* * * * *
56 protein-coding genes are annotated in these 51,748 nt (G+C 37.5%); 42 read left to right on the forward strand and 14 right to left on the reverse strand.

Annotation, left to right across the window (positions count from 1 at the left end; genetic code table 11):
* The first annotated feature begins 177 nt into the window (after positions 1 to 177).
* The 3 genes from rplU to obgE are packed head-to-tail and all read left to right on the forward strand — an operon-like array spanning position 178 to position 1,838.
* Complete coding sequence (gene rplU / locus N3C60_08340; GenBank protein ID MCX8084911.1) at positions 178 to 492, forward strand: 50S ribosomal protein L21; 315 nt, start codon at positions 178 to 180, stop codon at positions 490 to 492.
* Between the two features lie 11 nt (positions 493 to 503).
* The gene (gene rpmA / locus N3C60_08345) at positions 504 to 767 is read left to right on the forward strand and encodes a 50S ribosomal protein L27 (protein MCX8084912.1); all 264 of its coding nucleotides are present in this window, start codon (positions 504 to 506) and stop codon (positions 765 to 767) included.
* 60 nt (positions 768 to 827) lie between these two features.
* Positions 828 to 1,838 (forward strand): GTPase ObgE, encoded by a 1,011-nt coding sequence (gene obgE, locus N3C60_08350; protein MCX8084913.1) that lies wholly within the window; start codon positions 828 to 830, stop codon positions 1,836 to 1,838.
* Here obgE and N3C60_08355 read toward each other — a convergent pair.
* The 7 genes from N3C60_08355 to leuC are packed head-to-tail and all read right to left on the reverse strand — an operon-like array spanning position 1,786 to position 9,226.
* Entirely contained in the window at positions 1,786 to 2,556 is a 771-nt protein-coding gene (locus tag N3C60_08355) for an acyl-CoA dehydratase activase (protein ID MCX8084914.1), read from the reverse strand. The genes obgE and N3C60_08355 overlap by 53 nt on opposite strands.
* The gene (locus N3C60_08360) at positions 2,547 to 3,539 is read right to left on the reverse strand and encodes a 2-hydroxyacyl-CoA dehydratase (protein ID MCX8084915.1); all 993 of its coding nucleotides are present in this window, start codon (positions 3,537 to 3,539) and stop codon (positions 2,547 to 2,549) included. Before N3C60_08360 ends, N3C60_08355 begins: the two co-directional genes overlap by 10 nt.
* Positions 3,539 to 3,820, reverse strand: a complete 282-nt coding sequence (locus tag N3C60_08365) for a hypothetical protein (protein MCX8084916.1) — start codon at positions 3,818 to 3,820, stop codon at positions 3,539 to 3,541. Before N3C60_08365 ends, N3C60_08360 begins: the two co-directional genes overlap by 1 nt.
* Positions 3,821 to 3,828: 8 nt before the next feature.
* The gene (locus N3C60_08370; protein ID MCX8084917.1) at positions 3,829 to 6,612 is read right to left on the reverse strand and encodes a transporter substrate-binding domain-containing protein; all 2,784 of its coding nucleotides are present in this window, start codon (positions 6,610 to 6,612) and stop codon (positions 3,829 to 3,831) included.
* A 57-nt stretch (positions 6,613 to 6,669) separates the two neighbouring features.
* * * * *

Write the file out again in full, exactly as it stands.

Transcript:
56 protein-coding genes are annotated in these 51,748 nt (G+C 37.5%); 42 read left to right on the forward strand and 14 right to left on the reverse strand.

Annotation, left to right across the window (positions count from 1 at the left end; genetic code table 11):
* The first annotated feature begins 177 nt into the window (after positions 1 to 177).
* The 3 genes from rplU to obgE are packed head-to-tail and all read left to right on the forward strand — an operon-like array spanning position 178 to position 1,838.
* Complete coding sequence (gene rplU / locus N3C60_08340; GenBank protein ID MCX8084911.1) at positions 178 to 492, forward strand: 50S ribosomal protein L21; 315 nt, start codon at positions 178 to 180, stop codon at positions 490 to 492.
* Between the two features lie 11 nt (positions 493 to 503).
* The gene (gene rpmA / locus N3C60_08345) at positions 504 to 767 is read left to right on the forward strand and encodes a 50S ribosomal protein L27 (protein MCX8084912.1); all 264 of its coding nucleotides are present in this window, start codon (positions 504 to 506) and stop codon (positions 765 to 767) included.
* 60 nt (positions 768 to 827) lie between these two features.
* Positions 828 to 1,838 (forward strand): GTPase ObgE, encoded by a 1,011-nt coding sequence (gene obgE, locus N3C60_08350; protein MCX8084913.1) that lies wholly within the window; start codon positions 828 to 830, stop codon positions 1,836 to 1,838.
* Here obgE and N3C60_08355 read toward each other — a convergent pair.
* The 7 genes from N3C60_08355 to leuC are packed head-to-tail and all read right to left on the reverse strand — an operon-like array spanning position 1,786 to position 9,226.
* Entirely contained in the window at positions 1,786 to 2,556 is a 771-nt protein-coding gene (locus tag N3C60_08355) for an acyl-CoA dehydratase activase (protein ID MCX8084914.1), read from the reverse strand. The genes obgE and N3C60_08355 overlap by 53 nt on opposite strands.
* The gene (locus N3C60_08360) at positions 2,547 to 3,539 is read right to left on the reverse strand and encodes a 2-hydroxyacyl-CoA dehydratase (protein ID MCX8084915.1); all 993 of its coding nucleotides are present in this window, start codon (positions 3,537 to 3,539) and stop codon (positions 2,547 to 2,549) included. Before N3C60_08360 ends, N3C60_08355 begins: the two co-directional genes overlap by 10 nt.
* Positions 3,539 to 3,820, reverse strand: a complete 282-nt coding sequence (locus tag N3C60_08365) for a hypothetical protein (protein MCX8084916.1) — start codon at positions 3,818 to 3,820, stop codon at positions 3,539 to 3,541. Before N3C60_08365 ends, N3C60_08360 begins: the two co-directional genes overlap by 1 nt.
* Positions 3,821 to 3,828: 8 nt before the next feature.
* The gene (locus N3C60_08370; protein ID MCX8084917.1) at positions 3,829 to 6,612 is read right to left on the reverse strand and encodes a transporter substrate-binding domain-containing protein; all 2,784 of its coding nucleotides are present in this window, start codon (positions 6,610 to 6,612) and stop codon (positions 3,829 to 3,831) included.
* A 57-nt stretch (positions 6,613 to 6,669) separates the two neighbouring features.